Quantum dots could be the key to putting solar cells everywhere.

Colloidal quantum dots sound like something that young Jedi might use for training in a starfighter flight simulator, but they’re actually a new form of solid nanoparticles that could lead to the creation of cheaper, lighter, and more flexible solar cells.

The new material could also be used to make better sensors, infrared lasers, remote controls, LEDs — even satellites.

The dots were developed by a group led by post-doctoral researcher Zhijun Ning and Professor Ted Sargent at the University of Toronto. The team achieved more efficient light absorption in the material by solving a problem in which a type of semiconductor loses its electrons when exposed to the oxygen in the air. The new material can instead remain rich in electrons, even in the open air.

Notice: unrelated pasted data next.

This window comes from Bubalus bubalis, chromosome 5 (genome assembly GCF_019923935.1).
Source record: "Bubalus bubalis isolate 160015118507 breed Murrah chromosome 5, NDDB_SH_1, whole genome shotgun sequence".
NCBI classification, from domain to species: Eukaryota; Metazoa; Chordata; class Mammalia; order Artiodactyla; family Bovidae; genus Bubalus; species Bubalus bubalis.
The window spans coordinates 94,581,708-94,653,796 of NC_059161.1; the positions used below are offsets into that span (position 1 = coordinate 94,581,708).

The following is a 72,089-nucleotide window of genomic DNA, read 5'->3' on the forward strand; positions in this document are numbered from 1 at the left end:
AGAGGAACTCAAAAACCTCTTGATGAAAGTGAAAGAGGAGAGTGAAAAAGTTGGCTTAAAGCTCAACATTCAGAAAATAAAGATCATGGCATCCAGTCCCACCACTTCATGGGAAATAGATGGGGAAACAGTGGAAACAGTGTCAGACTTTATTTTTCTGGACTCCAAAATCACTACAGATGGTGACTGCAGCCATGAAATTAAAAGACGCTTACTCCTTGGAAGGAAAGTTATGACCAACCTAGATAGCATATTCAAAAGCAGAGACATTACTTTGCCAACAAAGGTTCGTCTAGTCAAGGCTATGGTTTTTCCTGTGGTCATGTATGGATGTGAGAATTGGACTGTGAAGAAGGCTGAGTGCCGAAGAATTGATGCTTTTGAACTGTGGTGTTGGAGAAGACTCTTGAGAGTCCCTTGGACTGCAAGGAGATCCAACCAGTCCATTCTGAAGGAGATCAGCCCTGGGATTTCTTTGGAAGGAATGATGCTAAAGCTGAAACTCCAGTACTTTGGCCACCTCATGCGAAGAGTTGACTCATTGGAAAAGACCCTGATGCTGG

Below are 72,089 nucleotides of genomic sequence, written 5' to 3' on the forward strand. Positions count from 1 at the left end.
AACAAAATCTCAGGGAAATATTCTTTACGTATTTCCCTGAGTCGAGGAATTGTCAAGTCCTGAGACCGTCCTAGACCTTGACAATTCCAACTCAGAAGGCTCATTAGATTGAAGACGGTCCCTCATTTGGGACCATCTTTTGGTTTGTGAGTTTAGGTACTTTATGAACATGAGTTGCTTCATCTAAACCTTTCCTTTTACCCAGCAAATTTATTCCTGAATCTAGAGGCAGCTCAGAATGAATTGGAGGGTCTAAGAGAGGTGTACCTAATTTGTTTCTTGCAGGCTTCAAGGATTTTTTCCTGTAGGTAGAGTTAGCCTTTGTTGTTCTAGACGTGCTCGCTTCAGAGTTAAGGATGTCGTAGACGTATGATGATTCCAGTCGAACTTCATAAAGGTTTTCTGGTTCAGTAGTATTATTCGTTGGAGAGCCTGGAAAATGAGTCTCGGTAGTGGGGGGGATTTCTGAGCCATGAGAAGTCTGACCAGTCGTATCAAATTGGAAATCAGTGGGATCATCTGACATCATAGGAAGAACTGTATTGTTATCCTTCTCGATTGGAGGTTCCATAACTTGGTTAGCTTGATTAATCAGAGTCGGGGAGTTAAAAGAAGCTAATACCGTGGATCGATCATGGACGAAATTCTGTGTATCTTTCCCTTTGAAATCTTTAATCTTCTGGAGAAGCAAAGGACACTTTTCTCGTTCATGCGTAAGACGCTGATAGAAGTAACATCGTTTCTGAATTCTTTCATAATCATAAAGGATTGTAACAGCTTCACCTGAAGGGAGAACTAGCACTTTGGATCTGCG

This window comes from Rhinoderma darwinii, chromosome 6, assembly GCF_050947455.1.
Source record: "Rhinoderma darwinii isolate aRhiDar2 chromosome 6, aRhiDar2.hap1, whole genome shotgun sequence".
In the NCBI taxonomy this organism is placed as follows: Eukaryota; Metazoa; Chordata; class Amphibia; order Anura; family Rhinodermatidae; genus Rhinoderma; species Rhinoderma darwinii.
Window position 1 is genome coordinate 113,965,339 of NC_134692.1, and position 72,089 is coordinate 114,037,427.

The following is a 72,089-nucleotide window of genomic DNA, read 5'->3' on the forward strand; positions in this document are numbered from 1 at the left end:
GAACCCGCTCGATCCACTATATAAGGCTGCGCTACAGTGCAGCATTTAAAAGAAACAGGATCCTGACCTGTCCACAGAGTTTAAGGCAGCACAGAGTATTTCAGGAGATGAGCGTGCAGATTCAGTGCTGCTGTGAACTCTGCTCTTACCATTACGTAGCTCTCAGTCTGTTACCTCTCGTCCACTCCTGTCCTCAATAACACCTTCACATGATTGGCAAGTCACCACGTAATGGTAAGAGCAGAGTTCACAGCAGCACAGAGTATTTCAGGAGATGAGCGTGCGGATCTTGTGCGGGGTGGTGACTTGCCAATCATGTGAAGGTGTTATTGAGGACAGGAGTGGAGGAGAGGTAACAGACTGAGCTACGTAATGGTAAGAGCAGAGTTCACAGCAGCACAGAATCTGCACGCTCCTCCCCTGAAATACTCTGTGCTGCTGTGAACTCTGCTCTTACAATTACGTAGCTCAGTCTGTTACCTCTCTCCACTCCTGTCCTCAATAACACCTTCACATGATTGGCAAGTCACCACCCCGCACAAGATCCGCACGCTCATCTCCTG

In addition to absorbing the sun’s rays more efficiently, “With this new material we can build new device structures,” said Ning in a release. The research was just published online in Nature Materials.

These dynamo dots could even be added to inks or paints. Consider the potential of brushing solar cells onto your roof: it could mean super-cheap and easy solar power for millions.

Once this technology becomes more widely understood and available, brace yourself for the onslaught of Kickstarter campaigns to paint solar power onto surfaces worldwide.

How about solar-collecting nanoparticles in sunscreen — nothing better than catching some rays while powering up the camera that’ll capture selfies of that new tan. Make it happen, my nerdy comrades.

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